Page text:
In his career-debasement race against Al Pacino, must Robert De Niro inflict a moribund genre botch like Everybody’s Fine on the public just in time to grinch us up for Christmas? Here he’s minimally applied his once-revered talents to the solitary widower’s road-trip-of-discovery drama, and the end product isn’t even a threat to the slapstick misanthropy of About Schmidt, let alone Paul Mazursky’s humane Harry and Tonto of a generation past.
Eight months after the passing of the wife who protected him from the personal and professional travails of his grown children, De Niro’s Frank Goode leaves his Long Island home, after one too many cancelled group visits, to surprise his offspring: a Chicago ad exec (Kate Beckinsale), a touring symphony percussionist (Sam Rockwell), a Vegas dancer (Drew Barrymore), and a Manhattan artist whose mysterious disappearance telegraphs some shameless climactic tearjerking. De Niro’s still-sound physical instincts—heavy walk, routinely mumbled deceptions to his physician—make the exposition watchable, but he’s been saddled with a character so Everygramps that he scarcely seems more functional than the catatonic patient he played in Awakenings: “Oh, it has a handle,” he quietly marvels when someone yanks one up from his traveling wheelie bag.
The film’s superficially handsome, high-definition widescreen frame is the equivalent of a Godiva box holding stale chocolates; its banal dialogue and vintage TV-movie creakiness waste the supporting cast, from a stranded Rockwell to Melissa Leo, rewarded with a two-minute bit as a cheerful trucker. In remaking a 1990 Italian original, writer-director Kirk Jones annoys with recurring POV shots of Frank seeing his middle-aged heirs as juveniles, then hits bottom with a delirium sequence where the patriarch has it out with the preadolescents over the failures of their adult selves. Frank is a walking guilt trip to his kids: Afflicted with fibrosis after a sacrificial career of coating wiring with polyvinyl chloride, his trip is conspired against via the family’s transcontinental phone calls (shots of telecom towers and poles as the Goodes plot is typical Jones overkill).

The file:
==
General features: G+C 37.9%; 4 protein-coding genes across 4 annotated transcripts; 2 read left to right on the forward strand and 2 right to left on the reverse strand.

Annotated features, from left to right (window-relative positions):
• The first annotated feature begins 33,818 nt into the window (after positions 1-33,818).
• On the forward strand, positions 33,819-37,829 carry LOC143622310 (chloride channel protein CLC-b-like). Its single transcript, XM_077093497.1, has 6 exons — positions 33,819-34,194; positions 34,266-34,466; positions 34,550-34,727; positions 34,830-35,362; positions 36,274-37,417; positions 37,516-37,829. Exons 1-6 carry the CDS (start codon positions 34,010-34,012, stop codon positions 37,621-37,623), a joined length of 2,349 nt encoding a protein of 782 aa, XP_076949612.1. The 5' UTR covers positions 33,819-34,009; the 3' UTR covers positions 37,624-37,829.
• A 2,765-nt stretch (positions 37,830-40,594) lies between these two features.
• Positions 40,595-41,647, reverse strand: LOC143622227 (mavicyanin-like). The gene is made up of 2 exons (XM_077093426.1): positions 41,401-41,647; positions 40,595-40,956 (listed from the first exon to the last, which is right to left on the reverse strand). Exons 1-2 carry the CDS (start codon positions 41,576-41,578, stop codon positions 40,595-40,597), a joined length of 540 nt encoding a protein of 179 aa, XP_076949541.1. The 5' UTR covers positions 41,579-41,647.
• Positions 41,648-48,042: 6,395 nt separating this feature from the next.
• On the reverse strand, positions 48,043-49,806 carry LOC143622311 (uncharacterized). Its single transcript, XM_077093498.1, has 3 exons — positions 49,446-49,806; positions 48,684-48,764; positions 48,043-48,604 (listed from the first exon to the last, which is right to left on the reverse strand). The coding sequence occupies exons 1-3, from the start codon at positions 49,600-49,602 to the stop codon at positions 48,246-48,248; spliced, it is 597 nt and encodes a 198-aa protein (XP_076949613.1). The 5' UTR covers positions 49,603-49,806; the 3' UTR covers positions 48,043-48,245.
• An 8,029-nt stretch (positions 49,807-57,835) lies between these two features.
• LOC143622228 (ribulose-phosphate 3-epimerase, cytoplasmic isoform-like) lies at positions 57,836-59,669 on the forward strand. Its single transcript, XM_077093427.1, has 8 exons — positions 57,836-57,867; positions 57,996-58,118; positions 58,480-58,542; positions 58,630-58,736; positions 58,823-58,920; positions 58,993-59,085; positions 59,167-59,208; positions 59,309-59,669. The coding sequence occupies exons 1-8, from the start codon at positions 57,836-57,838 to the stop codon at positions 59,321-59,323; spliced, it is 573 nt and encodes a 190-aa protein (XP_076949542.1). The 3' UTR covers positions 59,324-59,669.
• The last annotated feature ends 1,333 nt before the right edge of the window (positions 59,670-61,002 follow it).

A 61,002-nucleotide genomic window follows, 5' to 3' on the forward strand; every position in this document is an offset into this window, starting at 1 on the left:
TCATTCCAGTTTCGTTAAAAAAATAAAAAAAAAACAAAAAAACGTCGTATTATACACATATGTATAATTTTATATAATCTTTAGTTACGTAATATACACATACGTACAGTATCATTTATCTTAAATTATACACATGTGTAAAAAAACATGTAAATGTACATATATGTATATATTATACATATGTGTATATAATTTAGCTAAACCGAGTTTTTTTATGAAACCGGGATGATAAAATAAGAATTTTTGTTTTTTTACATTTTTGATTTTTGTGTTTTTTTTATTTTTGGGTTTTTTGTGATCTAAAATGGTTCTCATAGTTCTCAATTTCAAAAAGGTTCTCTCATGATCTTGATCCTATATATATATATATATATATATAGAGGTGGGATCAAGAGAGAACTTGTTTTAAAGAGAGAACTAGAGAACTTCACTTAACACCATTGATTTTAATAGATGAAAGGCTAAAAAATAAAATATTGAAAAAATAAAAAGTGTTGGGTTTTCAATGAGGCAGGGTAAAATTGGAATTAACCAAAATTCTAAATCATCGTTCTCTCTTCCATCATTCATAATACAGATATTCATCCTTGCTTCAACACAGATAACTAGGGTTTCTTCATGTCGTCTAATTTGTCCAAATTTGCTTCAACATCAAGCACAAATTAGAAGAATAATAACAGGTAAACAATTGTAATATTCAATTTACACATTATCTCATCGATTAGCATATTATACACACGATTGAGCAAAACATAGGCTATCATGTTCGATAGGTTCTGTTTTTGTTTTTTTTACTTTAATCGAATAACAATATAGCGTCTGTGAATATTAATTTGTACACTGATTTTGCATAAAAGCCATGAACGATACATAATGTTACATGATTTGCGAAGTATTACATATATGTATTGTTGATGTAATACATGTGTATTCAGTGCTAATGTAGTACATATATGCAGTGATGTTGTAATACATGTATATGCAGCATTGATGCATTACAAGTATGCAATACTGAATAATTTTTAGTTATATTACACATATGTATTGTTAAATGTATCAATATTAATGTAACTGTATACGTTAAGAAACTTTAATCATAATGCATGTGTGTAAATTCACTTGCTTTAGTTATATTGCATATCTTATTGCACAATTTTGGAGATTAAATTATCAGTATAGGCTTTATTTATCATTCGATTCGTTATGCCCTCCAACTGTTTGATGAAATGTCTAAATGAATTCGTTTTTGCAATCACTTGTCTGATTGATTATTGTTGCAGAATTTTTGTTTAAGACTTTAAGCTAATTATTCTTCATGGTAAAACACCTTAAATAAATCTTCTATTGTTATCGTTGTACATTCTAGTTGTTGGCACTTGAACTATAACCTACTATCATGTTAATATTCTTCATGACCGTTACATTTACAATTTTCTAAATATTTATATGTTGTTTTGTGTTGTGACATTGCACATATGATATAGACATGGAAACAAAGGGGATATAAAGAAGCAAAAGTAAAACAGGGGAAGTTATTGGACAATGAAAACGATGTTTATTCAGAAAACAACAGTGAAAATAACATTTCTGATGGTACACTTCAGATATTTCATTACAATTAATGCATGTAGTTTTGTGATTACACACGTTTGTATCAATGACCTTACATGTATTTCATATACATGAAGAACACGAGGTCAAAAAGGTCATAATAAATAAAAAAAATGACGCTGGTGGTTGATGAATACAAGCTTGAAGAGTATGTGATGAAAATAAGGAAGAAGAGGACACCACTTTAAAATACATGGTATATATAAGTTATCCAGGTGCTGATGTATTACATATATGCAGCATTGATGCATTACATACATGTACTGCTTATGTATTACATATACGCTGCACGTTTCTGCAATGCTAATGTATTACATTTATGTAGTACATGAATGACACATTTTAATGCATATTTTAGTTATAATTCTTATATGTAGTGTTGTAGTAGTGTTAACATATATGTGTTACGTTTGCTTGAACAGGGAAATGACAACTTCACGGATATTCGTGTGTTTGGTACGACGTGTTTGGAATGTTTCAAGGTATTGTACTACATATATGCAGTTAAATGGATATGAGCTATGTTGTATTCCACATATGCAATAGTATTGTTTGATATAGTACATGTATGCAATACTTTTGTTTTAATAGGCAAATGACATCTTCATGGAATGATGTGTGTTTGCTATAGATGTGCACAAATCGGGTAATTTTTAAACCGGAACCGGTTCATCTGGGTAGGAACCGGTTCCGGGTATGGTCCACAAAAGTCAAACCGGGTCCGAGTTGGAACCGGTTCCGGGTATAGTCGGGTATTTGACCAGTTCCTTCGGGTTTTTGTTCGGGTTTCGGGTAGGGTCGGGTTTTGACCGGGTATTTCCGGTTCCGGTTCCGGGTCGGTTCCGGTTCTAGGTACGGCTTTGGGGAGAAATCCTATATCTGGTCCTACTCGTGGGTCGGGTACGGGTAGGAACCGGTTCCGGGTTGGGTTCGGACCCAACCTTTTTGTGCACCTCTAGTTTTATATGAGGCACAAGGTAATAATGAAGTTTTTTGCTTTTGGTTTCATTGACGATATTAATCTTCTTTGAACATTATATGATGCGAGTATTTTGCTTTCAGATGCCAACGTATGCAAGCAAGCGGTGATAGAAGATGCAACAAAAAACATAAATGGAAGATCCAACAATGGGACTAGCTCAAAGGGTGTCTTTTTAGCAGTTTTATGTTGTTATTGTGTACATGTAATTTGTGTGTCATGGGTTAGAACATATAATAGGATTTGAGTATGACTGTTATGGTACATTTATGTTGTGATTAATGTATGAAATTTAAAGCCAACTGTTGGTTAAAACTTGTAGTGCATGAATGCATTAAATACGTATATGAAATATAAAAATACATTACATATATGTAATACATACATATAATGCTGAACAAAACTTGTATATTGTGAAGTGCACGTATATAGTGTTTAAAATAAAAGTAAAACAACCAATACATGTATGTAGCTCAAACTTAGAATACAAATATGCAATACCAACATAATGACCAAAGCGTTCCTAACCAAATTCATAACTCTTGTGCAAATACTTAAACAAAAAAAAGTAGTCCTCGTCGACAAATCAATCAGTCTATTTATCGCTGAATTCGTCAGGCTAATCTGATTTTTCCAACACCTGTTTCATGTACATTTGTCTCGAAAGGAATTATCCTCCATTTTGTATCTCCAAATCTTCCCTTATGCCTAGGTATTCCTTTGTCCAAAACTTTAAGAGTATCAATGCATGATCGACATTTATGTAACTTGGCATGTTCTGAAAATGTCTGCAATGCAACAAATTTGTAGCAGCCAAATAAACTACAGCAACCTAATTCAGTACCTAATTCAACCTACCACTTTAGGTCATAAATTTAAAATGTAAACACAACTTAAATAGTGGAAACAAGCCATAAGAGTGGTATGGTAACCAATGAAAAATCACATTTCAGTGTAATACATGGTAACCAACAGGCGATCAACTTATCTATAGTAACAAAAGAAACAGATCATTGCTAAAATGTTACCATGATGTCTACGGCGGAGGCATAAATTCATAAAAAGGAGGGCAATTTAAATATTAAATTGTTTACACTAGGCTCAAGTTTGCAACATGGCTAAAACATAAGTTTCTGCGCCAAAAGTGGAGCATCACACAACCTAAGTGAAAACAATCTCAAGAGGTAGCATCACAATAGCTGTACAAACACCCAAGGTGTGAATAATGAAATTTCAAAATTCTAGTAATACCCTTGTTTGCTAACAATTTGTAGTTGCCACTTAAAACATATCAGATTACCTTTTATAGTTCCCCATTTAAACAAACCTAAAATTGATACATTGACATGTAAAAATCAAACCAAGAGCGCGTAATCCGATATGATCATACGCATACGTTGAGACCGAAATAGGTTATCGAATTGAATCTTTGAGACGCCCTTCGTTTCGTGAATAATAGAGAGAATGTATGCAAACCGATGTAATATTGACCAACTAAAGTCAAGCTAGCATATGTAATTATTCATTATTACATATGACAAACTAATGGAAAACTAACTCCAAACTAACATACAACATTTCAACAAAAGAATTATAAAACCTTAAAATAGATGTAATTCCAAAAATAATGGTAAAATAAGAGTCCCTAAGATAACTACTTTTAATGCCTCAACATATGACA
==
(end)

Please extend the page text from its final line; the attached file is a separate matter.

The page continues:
The filmmakers have earned more lasting guilt by failing to transform this treacle with signifiers of flesh and blood. Finally putting Frank at a graveside to confess what he’s learned to the departed, they merely prove no narrative tactic is beneath them.
Color saturation is solid, but that's the extent of the image's prettiness: Skin tones are accurate albeit milky, edge haloes are prominent, and combing abounds (roofs, railings, and telephone wires all look like steps). The audio isn't exactly better: Dialogue is clear, but there's a hollowed-out ring to it—even when characters aren't seen in the background of their expansive living quarters.
Seven deleted/extended scenes, a bunch of previews, and a sit-down interview with Sir Paul McCarthy, who talks of the invitation he received to write a song for the film as if it were an existential crisis.
The disc's image quality makes the film more of an eyesore than it already is.